As my almost teenage daughter flopped on the couch settling in for her post-school catch-up of all things Snap and Insta, she stopped dead in her viewing, and with a loud “OMG!!” told me to check my email.
According to her (or what her pals were quickly sharing), the principal had just sent out an email telling parents to not let their kids watch ’13 Reasons Why.’ Not only that but apparently the kids were now banned from discussing it in school at all.
The email said nothing of the sort:
Many of you may have heard about the trending Netflix series called “13 Reasons Why” as it has been garnering attention in many school communities and media.
Please find attached to this email some information that has been shared with us on behalf of the Ministry of Education.
Even the attached message from the Vancouver School Board was quite sensible with links to various Suicide information sites and a handy downloadable guide for watching the show.
The irony of my daughter and her friend’s reaction to this email that was basically the voice of adult authority speaking to their parents and NOT including them, has not been lost on me. Especially since one of the key messages at the core of 13 Reasons Why was the vast and tragic disconnect and total lack of communication between the teens and their parents as well as the teachers and administration at the school.
All the kids in the show are hurting. Every. Single. One. And 13 Reasons Why does not make adults look very good in that they all seem pretty oblivious or just plain NOT THERE. NONE of the kids share with their parents. None.
If nothing else sinks in for all the parents out there, THIS is the one thing that should. I am not the only one discussing this key point. Arianna Jeret shares her views on this very well right here. Even I who think I am pretty hip and open with my kids know that they are not sharing everything with me. I know I barely get a peek into their world. But I try. And I try by making sure that both she and her teen brother know that it is safe to talk to me or dad about anything that is going on and then I just pray that they do and it hurts deeply when they don’t.
It hurts for many reasons. Part of it is the simple fact that as children, their world WAS us. It was scary enough sending them away to kindergarten. Watching our kids and the spheres that they exist in expand beyond our own orbit is terrifying. We feel so helpless. It hurts because as I said, I like to think my message of safety is loud and clear, but we have had instances that have proven that to not be working as well as I hoped. It hurts because every little set back chills me to my core about what else is out there that I can’t control and can’t protect my babies from.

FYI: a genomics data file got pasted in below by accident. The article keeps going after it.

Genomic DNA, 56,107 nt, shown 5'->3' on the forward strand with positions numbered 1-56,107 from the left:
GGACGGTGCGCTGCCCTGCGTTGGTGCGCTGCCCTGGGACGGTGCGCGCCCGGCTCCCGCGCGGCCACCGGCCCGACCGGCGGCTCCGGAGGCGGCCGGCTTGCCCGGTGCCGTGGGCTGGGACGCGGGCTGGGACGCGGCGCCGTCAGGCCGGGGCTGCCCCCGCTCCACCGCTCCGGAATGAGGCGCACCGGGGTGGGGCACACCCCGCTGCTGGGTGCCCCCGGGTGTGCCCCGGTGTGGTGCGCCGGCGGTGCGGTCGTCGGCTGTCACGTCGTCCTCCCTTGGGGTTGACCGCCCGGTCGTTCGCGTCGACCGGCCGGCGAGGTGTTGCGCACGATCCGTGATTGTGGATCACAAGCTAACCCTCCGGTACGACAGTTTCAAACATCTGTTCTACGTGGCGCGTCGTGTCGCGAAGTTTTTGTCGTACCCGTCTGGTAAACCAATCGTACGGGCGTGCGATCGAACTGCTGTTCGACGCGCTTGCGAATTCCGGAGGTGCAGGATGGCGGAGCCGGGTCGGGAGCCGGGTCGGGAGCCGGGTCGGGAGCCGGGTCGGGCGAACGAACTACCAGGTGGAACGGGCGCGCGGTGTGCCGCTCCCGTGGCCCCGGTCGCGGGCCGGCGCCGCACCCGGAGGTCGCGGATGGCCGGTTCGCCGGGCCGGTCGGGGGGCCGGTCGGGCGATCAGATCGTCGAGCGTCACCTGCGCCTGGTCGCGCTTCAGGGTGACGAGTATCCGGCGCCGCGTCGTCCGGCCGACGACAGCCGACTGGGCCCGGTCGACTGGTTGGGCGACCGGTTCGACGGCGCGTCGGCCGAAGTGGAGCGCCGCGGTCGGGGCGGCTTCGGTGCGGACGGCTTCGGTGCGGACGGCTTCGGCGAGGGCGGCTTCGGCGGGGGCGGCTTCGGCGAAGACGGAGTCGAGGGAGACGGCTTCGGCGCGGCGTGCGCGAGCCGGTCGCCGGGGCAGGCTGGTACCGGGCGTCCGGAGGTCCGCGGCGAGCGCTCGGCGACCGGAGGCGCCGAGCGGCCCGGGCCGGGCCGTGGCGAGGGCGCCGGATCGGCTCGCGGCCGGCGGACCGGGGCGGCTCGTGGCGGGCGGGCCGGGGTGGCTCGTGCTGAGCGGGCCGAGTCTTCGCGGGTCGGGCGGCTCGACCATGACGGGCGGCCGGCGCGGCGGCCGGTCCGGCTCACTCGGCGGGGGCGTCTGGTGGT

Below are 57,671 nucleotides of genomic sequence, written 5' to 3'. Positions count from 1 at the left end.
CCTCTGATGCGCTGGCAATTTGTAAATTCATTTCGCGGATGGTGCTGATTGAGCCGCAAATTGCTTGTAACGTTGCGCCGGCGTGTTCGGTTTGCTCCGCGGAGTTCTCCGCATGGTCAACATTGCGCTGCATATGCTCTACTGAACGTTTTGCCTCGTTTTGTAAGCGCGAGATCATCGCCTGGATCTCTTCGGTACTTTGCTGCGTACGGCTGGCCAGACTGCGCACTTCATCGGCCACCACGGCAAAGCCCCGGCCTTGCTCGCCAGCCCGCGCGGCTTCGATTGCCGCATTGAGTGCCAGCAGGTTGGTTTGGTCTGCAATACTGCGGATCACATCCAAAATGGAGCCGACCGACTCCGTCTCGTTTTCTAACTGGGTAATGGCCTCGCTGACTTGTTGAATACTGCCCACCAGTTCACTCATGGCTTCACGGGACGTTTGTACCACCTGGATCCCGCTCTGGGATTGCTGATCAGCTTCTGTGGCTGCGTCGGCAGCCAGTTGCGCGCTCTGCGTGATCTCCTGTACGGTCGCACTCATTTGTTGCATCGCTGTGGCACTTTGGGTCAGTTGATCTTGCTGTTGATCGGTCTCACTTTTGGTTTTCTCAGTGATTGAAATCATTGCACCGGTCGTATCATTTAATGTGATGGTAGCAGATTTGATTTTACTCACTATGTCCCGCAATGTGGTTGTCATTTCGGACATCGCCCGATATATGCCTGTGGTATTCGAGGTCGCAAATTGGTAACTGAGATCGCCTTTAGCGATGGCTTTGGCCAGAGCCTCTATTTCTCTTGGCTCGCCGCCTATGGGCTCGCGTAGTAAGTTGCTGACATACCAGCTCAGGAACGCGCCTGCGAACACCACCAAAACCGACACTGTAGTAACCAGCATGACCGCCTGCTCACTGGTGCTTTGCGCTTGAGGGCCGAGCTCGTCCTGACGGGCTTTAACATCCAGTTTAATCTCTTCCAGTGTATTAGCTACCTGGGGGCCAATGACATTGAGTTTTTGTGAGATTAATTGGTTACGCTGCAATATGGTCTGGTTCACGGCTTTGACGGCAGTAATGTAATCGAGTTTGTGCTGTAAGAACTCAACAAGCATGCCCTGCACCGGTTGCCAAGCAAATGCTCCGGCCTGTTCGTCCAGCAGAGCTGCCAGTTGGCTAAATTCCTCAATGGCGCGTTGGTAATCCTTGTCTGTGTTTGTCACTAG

I actually did not watch 13 Reasons Why WITH Caity. She was upstairs freaking and I was downstairs. She would run downstairs to rant or rave or question about each episode and we would analyze what had just happened and how ‘real’ it felt to her. We have continued to discuss the show, especially now that the rest of the world, including school administrators, have taken notice.
My middle baby starts grade 8 in September. I agree with many of the moms out there who have said that 13 Reasons Why makes them want to homeschool. I get it. I think any adult today who just had a so so or meh or even horrid time in High School has their trepidation for their own kids ramped up by the misery and horror that 13 Reasons leaves us with.
The show is a hard kick in the gut. 13 Reasons Why is doing way more than any Pink Shirt day could even dream of when it comes to getting kids to really really FEEL something and not only FEEL something but see (because adults created it) that adults might actually GET how they are feeling and what we adults sniff at can be a MASSIVE deal to our tweens and teens and we better respect that and not trivialize their ramped up emotions.
Parents. You BETTER be watching this show. You better actually be remotely aware of the world your tween and teens are existing in. You better understand how they use Snap and Kick and Insta and just how important that digital world is to them.
You can’t hide them from the world. You can only be there in shadows…..right behind them and ready so ready to catch them when they stumble and fall.
ps. Just to add (and this view IS based on my negative feeling towards my own school life) but I think this sort of plays into why the kids reacted so wrongly to the school email. I was at the parent meeting to prep for our small school ‘farewell’ celebration for the grade 7’s. It went great and they are a good bunch of parents who were all happy to volunteer to make it a special day for the kids. What irked me was the tone the principal took with us when it came to why they were wanting to cut back on food at the reception or what was needed for the dance….basically she kept telling us how well THEY knew our kids to the point that it truly felt like the school knew the kids better than their own parents. So. Is this based on the school admin and teachers own experiences with parents? Do we all come across as unrealistic and oblivious to what are kids are really like? Or is the administration out of touch and NOT hearing the kids properly?
Gee I hope not.
pps. I have boys and girls. I find that I can find more to talk and do with my daughter than my teen son. He and I share many interests and humour, but I do fear that that is not enough. I found this link in my searches for ‘help.’ Hopefully, it will be of service to some boys out there. http://www.brotalk.ca/http://www.brotalk.ca/ This article was also great: https://grownandflown.com/stopped-punishing-son-misbehaving-class/